Networking sessions are common in MBA programs but are tough to come by outside of the academic world. Those forums are perfect for gaining some nuanced learning about companies to understand if the opportunities and culture synch up to your career objectives.
For most of us, all we have are the internet and interview sessions, assuming we don’t know anyone already in the company. Interviews are a challenging place to gather intel because your focus is selling yourself.
Because you want to leave the best impression while balancing two objectives, why not use your Q&A time to ask important questions that also leave strong clues about your passion and abilities? Yes, you can sell yourself with your questions! Here are a few to get you started (and, please, feel free to massage the wording to sound authentic to your personality):
How does your company reward or value exceptional performance?
A question like this suggests you are ambitious. Furthermore, you’re coming off like the type who doesn’t want a parade just for coming in and doing your job; you show the desire to exceed…and probably expect to do so. This question for you is the perfect gateway to understand total compensation, from money to stocks to perks and the like; this insight places less weight on starting salary, which rarely tells the whole story. This was very much the case in my experiences at both Johnson&Johnson and Warner Bros. As I performed, the benefits came in many unexpected forms.
Does this company have a high-energy / social culture? Are there opportunities on social or event committees?
Now don’t ask this if you’re not willing to follow through!
Again, you’re showing that you can bring energy to the company and develop a team dynamic. It also suggests a natural orientation to surpass basic job requirements by taking on projects. All while you learn about culture and working conditions.
Questions like these can also lead to bonding opportunities with your interviewer (and as I already shared, employers tend to recruit like-minded candidates). Imagine this hypothetical conversation between you and the company contact:
YOU: Are there many social or team bonding events at this company?
CONTACT: Definitely. These events are essential to building the team and making this a fun place to keep working.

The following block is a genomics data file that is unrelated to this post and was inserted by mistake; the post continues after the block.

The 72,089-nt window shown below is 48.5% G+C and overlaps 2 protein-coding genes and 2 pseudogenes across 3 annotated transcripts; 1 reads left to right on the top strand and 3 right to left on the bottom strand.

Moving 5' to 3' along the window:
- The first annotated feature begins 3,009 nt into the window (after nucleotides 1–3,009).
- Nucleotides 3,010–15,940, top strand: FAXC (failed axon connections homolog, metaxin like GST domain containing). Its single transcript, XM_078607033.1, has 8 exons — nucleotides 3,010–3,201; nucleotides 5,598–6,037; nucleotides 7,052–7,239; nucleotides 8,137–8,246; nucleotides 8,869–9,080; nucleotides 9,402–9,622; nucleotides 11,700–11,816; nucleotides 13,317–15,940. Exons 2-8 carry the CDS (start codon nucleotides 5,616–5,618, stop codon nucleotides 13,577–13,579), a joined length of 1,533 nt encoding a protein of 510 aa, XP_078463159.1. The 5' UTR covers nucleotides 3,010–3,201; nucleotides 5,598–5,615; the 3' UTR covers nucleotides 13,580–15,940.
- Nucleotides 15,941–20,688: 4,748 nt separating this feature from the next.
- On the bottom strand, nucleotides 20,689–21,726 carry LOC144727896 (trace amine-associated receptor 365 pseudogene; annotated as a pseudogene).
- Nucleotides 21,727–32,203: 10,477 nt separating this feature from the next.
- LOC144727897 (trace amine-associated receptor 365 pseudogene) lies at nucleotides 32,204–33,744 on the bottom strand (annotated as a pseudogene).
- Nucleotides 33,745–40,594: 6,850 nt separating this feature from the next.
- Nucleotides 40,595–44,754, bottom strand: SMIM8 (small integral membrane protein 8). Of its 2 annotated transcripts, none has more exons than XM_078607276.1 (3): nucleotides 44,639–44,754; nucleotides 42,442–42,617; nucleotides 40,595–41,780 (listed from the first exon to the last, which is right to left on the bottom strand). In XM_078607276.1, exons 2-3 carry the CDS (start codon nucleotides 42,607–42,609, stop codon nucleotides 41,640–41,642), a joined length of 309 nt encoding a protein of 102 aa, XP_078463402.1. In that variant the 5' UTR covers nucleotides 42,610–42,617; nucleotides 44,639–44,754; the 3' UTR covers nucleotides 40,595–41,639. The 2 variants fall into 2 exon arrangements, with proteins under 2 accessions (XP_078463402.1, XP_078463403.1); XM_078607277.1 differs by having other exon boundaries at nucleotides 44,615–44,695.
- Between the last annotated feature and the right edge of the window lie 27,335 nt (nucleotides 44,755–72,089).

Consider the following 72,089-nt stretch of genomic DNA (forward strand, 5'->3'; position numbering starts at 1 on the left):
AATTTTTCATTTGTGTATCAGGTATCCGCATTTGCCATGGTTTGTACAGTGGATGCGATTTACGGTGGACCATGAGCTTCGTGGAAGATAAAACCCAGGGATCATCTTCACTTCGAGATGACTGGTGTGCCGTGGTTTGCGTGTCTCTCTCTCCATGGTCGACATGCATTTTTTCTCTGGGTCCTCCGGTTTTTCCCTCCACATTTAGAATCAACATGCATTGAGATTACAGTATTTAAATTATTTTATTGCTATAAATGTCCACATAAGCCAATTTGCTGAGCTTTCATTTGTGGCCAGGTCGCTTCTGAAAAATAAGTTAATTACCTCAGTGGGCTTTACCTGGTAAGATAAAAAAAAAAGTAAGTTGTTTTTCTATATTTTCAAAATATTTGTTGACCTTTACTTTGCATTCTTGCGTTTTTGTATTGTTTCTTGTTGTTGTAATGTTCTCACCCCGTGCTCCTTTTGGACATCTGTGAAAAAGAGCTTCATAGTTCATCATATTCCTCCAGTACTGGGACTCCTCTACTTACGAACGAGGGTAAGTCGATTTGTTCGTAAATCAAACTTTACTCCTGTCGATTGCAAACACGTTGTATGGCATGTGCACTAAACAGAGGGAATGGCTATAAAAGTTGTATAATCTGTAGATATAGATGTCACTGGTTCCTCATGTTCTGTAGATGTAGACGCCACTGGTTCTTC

YOU: Do you think there’s enough involvement to get the right number and type of events organized?
CONTACT: We could always use more help! And, to your point, most of the events are sports or drinking related. We should be looking at other things, too.
YOU: I agree. There should be a diverse slate of activities to reflect the diversity of interest of the work force. Is there a specific type of event you’d like to see happen that you could use my help?
(take it from there)
Can you describe any resources this company has for self-development?
Asking a question in this particular way shows that you are resourceful and don’t expect the company to serve up your entire career plan in a ready-made curriculum. You remove some of that burden by suggesting that your development is a partnership in which you are anxious to take part. You may find there are online or offline courses you could take or extracurricular work teams you can join.
Aside from what we talked about, is there anything else I should be thinking about on the job that I should do or watch out for so that YOUR boss thinks highly of our team?
This question wins every time but of course is best asked of an interviewer who is likely to be your direct boss. This question sends the message you are selfless and a team player. Most importantly it sends a signal that you understand part of your role is to make your boss look good…and what boss doesn’t want that? It’s the question that comes the closest to a mic drop when you ask it in terms of making a company want to have you.
In what areas would you like to see this company improve?
Again, a question that gets you insight into the company while also perhaps leading to a bonding moment with your contact. Listen carefully to what you’re told and be empathetic; you will score points if you can find a way to position yourself to be a part of the solution when you join the company.
Update, January 2015: This article written by a LinkedIn influencer provides some additional angles to get at the same objectives.
Update, July 2015: I have another great one:
Think of a person in this company that you respect and is considered successful. While you don’t need to identify them, please explain why you have this high opinion of them.
Such a question will get you a more real and genuine answer to a question about the skills and abilities required to be a fit with org culture. More importantly, you need to follow up on the reply by explaining how you also have demonstrated the same abilities. In so doing, you have sold yourself AND likened yourself to a successful and respected person in the company. Identifying with winners is a great strategy; it’s in part why political leaders publicly congratulate sports champions. Some have even historically been filmed in the locker rooms!
Update April 2016: